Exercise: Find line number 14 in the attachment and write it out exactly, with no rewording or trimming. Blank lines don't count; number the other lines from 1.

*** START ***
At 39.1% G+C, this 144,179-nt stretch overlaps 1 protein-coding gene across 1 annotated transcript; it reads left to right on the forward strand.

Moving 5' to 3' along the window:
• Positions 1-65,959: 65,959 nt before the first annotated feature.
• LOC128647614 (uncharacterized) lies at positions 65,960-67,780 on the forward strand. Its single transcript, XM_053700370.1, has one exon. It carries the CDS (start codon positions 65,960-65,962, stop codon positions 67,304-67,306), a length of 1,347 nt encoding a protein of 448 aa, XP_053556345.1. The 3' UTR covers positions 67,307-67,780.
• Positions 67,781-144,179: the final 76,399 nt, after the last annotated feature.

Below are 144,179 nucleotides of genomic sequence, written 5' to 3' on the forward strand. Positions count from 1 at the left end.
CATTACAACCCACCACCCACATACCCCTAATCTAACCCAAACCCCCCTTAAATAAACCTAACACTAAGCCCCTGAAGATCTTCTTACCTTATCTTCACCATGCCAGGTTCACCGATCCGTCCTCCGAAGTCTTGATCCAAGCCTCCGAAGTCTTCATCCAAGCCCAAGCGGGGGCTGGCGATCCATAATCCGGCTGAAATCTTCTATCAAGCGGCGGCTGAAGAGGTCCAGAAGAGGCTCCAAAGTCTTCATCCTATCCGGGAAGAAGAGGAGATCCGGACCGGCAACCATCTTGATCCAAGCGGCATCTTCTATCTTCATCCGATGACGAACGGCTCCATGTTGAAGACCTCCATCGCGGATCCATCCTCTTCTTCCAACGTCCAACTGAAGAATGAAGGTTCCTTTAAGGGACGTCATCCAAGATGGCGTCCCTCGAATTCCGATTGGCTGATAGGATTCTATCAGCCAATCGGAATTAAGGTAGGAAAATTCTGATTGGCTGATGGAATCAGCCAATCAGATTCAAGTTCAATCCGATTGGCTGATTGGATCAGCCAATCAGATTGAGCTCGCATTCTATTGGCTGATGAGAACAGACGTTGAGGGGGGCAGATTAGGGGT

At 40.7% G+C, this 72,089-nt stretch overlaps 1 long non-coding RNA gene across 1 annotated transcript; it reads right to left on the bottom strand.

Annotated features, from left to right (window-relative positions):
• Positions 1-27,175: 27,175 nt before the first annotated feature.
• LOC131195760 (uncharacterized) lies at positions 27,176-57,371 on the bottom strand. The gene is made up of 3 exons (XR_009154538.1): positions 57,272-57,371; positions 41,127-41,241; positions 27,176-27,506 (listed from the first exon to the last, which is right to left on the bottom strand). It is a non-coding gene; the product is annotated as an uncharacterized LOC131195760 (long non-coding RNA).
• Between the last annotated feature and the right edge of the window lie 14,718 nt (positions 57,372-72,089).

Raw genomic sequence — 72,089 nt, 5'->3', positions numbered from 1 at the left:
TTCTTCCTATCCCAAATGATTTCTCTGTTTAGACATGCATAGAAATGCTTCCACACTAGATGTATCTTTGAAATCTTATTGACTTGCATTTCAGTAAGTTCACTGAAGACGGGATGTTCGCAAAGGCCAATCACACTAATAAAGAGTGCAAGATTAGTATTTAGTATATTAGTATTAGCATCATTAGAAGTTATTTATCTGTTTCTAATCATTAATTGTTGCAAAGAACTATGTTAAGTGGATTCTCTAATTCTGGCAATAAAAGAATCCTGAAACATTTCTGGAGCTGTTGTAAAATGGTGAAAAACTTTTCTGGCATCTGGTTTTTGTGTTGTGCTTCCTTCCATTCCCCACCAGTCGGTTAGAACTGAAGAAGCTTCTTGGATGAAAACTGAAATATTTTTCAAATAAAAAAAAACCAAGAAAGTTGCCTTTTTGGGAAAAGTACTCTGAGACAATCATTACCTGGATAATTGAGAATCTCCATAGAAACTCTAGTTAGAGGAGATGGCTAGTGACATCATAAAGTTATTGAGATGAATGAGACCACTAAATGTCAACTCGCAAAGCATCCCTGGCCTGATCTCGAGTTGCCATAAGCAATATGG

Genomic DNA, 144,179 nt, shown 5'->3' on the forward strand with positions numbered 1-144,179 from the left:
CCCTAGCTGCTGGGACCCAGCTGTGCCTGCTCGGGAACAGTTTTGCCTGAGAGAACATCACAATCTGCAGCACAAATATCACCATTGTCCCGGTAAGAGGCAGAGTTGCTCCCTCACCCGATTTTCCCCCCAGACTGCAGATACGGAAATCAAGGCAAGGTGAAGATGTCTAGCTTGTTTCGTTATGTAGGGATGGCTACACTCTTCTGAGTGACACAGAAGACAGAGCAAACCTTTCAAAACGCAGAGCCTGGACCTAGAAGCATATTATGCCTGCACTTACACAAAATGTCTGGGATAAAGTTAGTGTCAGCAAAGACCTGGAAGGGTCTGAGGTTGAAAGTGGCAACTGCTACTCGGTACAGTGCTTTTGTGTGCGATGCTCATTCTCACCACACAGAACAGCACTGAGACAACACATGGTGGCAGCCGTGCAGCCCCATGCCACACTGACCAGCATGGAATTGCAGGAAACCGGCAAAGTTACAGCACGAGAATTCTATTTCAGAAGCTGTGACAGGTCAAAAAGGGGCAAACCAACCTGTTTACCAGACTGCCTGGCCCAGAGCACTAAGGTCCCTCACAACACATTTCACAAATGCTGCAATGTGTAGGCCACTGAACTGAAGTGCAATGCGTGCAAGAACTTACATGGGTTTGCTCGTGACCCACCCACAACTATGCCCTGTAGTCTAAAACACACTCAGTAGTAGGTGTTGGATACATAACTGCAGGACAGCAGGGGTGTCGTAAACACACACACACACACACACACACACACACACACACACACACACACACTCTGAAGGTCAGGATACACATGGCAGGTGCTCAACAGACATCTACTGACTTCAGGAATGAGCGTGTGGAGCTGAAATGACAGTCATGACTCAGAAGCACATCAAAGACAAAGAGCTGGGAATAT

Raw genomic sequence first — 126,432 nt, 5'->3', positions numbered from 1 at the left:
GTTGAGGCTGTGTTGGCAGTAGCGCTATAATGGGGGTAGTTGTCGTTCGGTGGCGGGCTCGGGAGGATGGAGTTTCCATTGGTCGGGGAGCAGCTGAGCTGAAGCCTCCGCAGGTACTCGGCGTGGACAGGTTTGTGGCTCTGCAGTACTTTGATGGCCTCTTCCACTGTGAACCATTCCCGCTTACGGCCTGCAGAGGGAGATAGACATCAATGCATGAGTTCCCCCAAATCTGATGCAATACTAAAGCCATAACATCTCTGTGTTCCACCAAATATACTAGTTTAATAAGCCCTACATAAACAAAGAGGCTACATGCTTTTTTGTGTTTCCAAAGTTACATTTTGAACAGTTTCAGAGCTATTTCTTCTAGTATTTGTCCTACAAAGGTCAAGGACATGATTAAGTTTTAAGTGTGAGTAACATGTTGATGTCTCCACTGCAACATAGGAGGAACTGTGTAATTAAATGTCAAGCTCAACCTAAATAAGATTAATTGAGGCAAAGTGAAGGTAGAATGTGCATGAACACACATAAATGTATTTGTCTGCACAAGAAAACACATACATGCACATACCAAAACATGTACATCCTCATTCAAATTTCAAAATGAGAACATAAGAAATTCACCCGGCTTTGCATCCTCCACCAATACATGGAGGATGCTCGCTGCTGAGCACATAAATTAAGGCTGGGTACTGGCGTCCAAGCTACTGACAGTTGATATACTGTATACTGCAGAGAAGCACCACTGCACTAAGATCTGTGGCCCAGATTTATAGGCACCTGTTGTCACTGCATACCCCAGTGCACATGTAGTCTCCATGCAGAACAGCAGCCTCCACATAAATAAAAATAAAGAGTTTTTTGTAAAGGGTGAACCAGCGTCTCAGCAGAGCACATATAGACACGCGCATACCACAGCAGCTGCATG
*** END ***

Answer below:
TTCTTCCTATCCCAAATGATTTCTCTGTTTAGACATGCATAGAAATGCTTCCACACTAGATGTATCTTTGAAATCTTATTGACTTGCATTTCAGTAAGTTCACTGAAGACGGGATGTTCGCAAAGGCCAATCACACTAATAAAGAGTGCAAGATTAGTATTTAGTATATTAGTATTAGCATCATTAGAAGTTATTTATCTGTTTCTAATCATTAATTGTTGCAAAGAACTATGTTAAGTGGATTCTCTAATTCTGGCAATAAAAGAATCCTGAAACATTTCTGGAGCTGTTGTAAAATGGTGAAAAACTTTTCTGGCATCTGGTTTTTGTGTTGTGCTTCCTTCCATTCCCCACCAGTCGGTTAGAACTGAAGAAGCTTCTTGGATGAAAACTGAAATATTTTTCAAATAAAAAAAAACCAAGAAAGTTGCCTTTTTGGGAAAAGTACTCTGAGACAATCATTACCTGGATAATTGAGAATCTCCATAGAAACTCTAGTTAGAGGAGATGGCTAGTGACATCATAAAGTTATTGAGATGAATGAGACCACTAAATGTCAACTCGCAAAGCATCCCTGGCCTGATCTCGAGTTGCCATAAGCAATATGG